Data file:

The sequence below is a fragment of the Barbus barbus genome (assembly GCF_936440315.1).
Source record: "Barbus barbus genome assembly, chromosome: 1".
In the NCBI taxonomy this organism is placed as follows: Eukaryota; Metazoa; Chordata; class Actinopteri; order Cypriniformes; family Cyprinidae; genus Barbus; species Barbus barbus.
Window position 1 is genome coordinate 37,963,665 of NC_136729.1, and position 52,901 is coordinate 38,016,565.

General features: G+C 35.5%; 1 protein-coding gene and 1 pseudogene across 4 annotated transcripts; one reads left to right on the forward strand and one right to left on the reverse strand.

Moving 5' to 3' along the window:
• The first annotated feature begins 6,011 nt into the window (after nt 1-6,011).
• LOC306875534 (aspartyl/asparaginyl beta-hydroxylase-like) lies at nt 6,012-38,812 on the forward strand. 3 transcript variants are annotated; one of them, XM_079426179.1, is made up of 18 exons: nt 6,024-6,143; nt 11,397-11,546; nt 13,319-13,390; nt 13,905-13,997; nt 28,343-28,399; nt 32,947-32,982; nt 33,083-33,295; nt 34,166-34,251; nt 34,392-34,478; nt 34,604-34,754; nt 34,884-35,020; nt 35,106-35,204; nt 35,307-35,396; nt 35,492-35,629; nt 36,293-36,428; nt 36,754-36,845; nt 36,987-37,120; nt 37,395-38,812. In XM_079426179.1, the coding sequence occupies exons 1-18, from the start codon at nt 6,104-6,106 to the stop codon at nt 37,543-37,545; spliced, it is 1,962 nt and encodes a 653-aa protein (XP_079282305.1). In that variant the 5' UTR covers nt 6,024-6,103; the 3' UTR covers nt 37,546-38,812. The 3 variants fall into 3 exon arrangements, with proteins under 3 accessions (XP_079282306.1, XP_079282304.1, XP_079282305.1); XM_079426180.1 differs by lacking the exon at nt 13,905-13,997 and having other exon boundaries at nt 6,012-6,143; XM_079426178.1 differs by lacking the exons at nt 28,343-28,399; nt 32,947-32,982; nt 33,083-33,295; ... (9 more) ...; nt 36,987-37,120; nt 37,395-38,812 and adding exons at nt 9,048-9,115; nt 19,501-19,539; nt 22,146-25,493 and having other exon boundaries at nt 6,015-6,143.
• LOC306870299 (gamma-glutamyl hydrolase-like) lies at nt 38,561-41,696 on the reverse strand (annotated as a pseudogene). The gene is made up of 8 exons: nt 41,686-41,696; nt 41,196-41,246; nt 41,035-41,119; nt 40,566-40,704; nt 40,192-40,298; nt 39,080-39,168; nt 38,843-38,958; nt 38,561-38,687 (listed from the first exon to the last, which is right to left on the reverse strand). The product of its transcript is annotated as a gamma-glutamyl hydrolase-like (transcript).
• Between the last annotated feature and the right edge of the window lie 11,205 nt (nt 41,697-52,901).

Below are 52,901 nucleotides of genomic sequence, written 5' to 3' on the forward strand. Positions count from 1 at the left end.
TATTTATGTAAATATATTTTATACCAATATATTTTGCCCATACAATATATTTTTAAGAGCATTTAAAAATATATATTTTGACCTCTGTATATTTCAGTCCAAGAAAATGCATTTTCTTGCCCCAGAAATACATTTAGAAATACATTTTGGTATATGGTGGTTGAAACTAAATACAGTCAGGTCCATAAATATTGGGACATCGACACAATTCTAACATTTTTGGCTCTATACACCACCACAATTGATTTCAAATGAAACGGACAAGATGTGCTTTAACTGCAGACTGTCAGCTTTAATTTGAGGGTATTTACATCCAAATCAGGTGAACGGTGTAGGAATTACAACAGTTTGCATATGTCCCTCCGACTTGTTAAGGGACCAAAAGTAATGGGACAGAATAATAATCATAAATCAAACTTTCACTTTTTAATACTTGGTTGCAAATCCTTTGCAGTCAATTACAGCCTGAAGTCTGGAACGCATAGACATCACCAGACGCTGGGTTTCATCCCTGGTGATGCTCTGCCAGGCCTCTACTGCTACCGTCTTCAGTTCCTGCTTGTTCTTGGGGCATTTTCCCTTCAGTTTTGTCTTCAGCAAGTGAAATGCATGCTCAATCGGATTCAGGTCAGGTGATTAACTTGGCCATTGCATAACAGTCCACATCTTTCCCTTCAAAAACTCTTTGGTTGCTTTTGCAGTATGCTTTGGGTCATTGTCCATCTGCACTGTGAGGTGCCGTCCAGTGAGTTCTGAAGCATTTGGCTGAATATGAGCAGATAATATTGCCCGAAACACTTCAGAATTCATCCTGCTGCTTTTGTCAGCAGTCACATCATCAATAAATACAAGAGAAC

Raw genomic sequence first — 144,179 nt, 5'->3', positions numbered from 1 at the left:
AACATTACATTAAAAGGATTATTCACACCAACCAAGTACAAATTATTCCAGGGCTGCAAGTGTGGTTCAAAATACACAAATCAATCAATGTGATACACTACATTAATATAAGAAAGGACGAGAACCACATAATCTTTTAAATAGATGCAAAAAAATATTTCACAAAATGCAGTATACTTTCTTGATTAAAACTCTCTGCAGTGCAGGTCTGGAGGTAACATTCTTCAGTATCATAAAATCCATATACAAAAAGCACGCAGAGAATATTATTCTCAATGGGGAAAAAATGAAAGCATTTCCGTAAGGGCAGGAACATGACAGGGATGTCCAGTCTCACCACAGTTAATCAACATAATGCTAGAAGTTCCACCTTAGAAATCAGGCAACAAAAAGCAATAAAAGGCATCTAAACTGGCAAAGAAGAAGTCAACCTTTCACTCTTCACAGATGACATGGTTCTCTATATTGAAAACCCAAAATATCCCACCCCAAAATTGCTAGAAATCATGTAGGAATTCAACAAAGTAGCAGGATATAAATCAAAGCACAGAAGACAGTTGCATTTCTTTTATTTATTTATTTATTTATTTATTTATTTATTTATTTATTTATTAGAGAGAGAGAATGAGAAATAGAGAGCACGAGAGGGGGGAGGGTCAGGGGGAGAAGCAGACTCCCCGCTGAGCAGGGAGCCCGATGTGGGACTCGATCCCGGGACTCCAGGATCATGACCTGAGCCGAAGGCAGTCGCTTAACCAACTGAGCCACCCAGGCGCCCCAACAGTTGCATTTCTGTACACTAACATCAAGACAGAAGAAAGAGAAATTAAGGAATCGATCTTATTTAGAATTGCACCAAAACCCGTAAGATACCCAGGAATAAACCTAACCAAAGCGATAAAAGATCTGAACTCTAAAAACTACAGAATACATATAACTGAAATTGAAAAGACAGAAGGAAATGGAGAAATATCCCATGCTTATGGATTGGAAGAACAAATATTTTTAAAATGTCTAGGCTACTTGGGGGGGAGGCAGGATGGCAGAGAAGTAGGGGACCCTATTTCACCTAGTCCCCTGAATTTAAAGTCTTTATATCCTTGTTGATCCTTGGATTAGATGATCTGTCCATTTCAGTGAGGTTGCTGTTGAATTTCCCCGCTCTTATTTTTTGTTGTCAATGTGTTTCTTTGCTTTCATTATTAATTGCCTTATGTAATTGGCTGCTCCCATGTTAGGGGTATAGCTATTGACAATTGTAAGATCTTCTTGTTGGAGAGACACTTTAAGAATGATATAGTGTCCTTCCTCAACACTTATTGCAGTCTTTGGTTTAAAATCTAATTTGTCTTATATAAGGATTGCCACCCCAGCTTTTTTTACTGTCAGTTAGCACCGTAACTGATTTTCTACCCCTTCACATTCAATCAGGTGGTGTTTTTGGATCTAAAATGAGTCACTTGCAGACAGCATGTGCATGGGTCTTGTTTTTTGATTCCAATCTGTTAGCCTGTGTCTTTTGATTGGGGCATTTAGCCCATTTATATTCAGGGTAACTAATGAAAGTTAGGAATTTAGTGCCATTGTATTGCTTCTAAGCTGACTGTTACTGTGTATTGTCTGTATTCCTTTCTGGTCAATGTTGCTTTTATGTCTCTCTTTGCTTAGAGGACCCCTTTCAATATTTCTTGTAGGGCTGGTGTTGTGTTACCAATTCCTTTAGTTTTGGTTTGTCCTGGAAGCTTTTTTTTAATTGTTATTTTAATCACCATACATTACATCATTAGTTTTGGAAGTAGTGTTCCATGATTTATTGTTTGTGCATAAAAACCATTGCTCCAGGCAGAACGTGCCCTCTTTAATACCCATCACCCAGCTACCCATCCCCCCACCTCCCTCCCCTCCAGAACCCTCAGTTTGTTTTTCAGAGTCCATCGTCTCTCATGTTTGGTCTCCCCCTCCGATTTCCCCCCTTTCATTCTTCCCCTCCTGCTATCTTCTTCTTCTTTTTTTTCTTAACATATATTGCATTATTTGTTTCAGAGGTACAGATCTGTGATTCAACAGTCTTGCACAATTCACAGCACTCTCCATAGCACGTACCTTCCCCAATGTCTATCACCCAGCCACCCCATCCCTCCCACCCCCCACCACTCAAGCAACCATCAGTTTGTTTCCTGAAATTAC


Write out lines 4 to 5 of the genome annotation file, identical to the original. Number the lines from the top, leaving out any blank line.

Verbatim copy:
Window position 1 is genome coordinate 37,963,665 of NC_136729.1, and position 52,901 is coordinate 38,016,565.

General features: G+C 35.5%; 1 protein-coding gene and 1 pseudogene across 4 annotated transcripts; one reads left to right on the forward strand and one right to left on the reverse strand.